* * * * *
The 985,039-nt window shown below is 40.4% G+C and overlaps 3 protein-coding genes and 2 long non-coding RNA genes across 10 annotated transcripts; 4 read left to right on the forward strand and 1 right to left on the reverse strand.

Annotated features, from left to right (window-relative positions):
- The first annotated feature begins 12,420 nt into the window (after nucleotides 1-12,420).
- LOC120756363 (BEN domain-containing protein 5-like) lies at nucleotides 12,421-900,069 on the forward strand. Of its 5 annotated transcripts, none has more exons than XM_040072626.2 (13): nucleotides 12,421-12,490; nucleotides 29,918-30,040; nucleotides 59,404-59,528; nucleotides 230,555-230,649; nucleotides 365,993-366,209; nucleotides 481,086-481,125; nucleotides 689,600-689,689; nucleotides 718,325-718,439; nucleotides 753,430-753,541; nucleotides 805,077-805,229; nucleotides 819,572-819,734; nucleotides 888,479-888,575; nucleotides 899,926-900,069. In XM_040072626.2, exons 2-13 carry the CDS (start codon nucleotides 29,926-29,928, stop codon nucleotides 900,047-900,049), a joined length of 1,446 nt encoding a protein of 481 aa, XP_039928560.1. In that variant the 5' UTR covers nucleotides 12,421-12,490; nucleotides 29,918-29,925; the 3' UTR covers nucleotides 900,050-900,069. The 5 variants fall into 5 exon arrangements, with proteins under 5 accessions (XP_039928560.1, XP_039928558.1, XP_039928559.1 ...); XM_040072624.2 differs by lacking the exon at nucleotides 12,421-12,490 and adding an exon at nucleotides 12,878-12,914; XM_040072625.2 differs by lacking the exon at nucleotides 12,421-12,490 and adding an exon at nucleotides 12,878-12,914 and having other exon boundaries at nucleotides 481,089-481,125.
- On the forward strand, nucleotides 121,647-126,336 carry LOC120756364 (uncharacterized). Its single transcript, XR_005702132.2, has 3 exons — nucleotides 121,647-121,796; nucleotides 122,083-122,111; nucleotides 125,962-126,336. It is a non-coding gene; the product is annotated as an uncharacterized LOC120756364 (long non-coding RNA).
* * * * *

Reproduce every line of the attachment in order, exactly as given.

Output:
The 985,039-nt window shown below is 40.4% G+C and overlaps 3 protein-coding genes and 2 long non-coding RNA genes across 10 annotated transcripts; 4 read left to right on the forward strand and 1 right to left on the reverse strand.

Annotated features, from left to right (window-relative positions):
- The first annotated feature begins 12,420 nt into the window (after nucleotides 1-12,420).
- LOC120756363 (BEN domain-containing protein 5-like) lies at nucleotides 12,421-900,069 on the forward strand. Of its 5 annotated transcripts, none has more exons than XM_040072626.2 (13): nucleotides 12,421-12,490; nucleotides 29,918-30,040; nucleotides 59,404-59,528; nucleotides 230,555-230,649; nucleotides 365,993-366,209; nucleotides 481,086-481,125; nucleotides 689,600-689,689; nucleotides 718,325-718,439; nucleotides 753,430-753,541; nucleotides 805,077-805,229; nucleotides 819,572-819,734; nucleotides 888,479-888,575; nucleotides 899,926-900,069. In XM_040072626.2, exons 2-13 carry the CDS (start codon nucleotides 29,926-29,928, stop codon nucleotides 900,047-900,049), a joined length of 1,446 nt encoding a protein of 481 aa, XP_039928560.1. In that variant the 5' UTR covers nucleotides 12,421-12,490; nucleotides 29,918-29,925; the 3' UTR covers nucleotides 900,050-900,069. The 5 variants fall into 5 exon arrangements, with proteins under 5 accessions (XP_039928560.1, XP_039928558.1, XP_039928559.1 ...); XM_040072624.2 differs by lacking the exon at nucleotides 12,421-12,490 and adding an exon at nucleotides 12,878-12,914; XM_040072625.2 differs by lacking the exon at nucleotides 12,421-12,490 and adding an exon at nucleotides 12,878-12,914 and having other exon boundaries at nucleotides 481,089-481,125.
- On the forward strand, nucleotides 121,647-126,336 carry LOC120756364 (uncharacterized). Its single transcript, XR_005702132.2, has 3 exons — nucleotides 121,647-121,796; nucleotides 122,083-122,111; nucleotides 125,962-126,336. It is a non-coding gene; the product is annotated as an uncharacterized LOC120756364 (long non-coding RNA).